Kids send code to the cosmos from the Halifax Central Library
Kids code messages for astronauts Tuesday as part of Astro Pi: Mission Zero project
February 5, 2020, 2:17 pm ASTLast Updated: February 5, 2020, 2:17 pm
It’s Tuesday afternoon and Eloise Lacroix, 12, is searching for a space joke she can send to the International Space Station (ISS).
Lacroix took part in the first Code In The Stars workshop led by Kids Code Jeunesse at the Halifax Central Library. Participants created a message or image they wanted to display for astronauts in the space station, and learned to code a simple program showing that message.
Every message or image needs to run through the program in 30 seconds or less. This caused a problem for Lacroix and her seven-year-old sibling Armand Lacroix, who worked together as the “Astro Coders.”
Eloise’s first joke, “What do planets like to read? Comet books!” ran over the limit at 35 seconds. At first, she found it tough to find a joke shorter than that. But in the end, Eloise landed on a zinger short and sweet enough to make the cut: “What do stars buy things with? Starbucks!”
Eight-year-old Kierra D’penha, on the other hand, decided on a greeting for the astronauts: “High from space.”
“H-I-G-H,” she explained, “because space is high above earth.”
D’penha said she finds coding fascinating.
“I really like it because I love computers and gadgets, and I think it’s interesting. Probably if I was younger I wouldn’t be able to understand all of these complicated things, but I think now that I’m older — I mean, I’m still in Grade 3,” she laughed.
“But now that I’m older, I can understand. And it’s just really fun. I like running it, seeing how it looks.”
Many participants said they love the creativity of coding. Yerim Lee, 11, said she once coded a game where a cat walked down the street with a basket, catching eggs dropped from the sky by a chicken. She said she likes coding “because I can make something on my own.”
Yerim and her sister Yubin are coding a golden cat for the ISS.
Kids learning to ‘express themselves through code’
Kids Code Jeunesse, a national non-profit devoted to helping kids learn digital skills, offered this workshop as part of an international, collaborative project called Astro Pi: Mission Zero.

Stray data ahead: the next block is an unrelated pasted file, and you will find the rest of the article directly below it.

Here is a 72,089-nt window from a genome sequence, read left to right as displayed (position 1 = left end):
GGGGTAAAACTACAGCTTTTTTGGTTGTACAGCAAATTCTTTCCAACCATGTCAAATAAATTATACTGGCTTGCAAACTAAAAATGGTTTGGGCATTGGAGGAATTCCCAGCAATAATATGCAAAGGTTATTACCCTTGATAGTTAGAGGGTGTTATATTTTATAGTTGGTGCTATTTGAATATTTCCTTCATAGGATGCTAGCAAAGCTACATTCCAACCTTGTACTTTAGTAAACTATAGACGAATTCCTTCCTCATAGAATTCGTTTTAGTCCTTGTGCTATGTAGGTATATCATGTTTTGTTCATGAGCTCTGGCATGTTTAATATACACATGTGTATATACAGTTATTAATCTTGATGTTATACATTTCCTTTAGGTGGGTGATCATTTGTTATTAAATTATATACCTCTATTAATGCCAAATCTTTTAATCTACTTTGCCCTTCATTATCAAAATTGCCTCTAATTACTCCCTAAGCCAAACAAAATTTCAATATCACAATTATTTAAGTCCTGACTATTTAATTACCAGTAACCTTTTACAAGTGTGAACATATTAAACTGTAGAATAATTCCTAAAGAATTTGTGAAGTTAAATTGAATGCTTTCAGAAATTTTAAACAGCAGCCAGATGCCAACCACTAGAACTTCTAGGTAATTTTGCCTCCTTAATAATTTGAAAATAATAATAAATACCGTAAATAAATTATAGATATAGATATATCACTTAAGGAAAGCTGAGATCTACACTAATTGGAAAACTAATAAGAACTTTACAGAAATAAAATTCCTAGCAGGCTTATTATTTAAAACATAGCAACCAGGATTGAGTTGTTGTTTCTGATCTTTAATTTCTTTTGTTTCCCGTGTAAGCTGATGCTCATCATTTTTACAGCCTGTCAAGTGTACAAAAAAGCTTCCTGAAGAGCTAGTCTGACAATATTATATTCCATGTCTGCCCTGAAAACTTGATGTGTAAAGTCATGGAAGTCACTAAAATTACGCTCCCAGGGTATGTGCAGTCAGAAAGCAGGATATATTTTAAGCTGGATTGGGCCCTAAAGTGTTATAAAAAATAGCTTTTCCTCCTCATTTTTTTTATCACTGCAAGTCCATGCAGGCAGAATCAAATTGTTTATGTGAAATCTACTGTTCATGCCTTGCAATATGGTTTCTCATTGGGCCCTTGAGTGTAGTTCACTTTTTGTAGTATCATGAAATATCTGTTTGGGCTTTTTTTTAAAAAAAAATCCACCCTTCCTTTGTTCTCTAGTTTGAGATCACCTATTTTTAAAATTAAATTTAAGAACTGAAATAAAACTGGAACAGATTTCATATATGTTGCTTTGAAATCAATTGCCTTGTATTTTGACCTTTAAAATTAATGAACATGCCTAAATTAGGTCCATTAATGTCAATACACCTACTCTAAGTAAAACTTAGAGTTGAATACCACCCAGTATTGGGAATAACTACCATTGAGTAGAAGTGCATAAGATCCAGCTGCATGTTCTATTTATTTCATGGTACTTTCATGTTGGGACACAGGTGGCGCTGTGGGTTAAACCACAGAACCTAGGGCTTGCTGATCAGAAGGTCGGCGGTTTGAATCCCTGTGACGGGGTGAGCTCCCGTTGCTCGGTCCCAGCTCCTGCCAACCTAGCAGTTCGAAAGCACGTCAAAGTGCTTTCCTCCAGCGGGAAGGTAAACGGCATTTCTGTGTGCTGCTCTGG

For the third year in a row, kids under the age of 14 from Canada, European Space Agency member states, Slovenia and Malta are coding cosmic messages for the ISS as part of the project. In return, everyone who takes part receives a certificate saying the exact time and location of the space station when their code was displayed.
Susan Sharpe works as the Nova Scotia facilitator and community developer for Kids Code Jeunesse and led the workshop. She said code is “so important for almost everything we do in our lives these days.”
“We use computer programs so often,” said Sharpe. “So it’s good for kids to be able to understand it a little bit better. And if they write code, they’ll have a better understanding of how code works and how things like Facebook and the internet work.”
She also pointed out most science is done through computers now, so coding knowledge is important for understanding how that works.
Kids Code Jeunesse programs usually have an element of creativity, Sharpe explained. Once kids figure out a coding program, they’re usually very excited to show their friends and other people, she said, because “it’s so much fun.”
Ryan Tobin, a media and technology library assistant at the Halifax Central Library, helped with the workshop. Tobin began learning to code when he started his job.
“If I’m the teacher, I’m only a couple of steps ahead of them,” he said. “But I really enjoy it.”
The Code In The Stars workshop marked the first meeting of the library’s Kids Code Club, which runs every Tuesday afternoon this month. Next week, Sharpe will lead part two of the workshop.
On Feb. 15, kids under 14 will have a second chance to code messages for astronauts. Sharpe is offering another Astro Pi workshop through Kids Code Jeunesse called Space Coding at the Halifax North Memorial Public Library.
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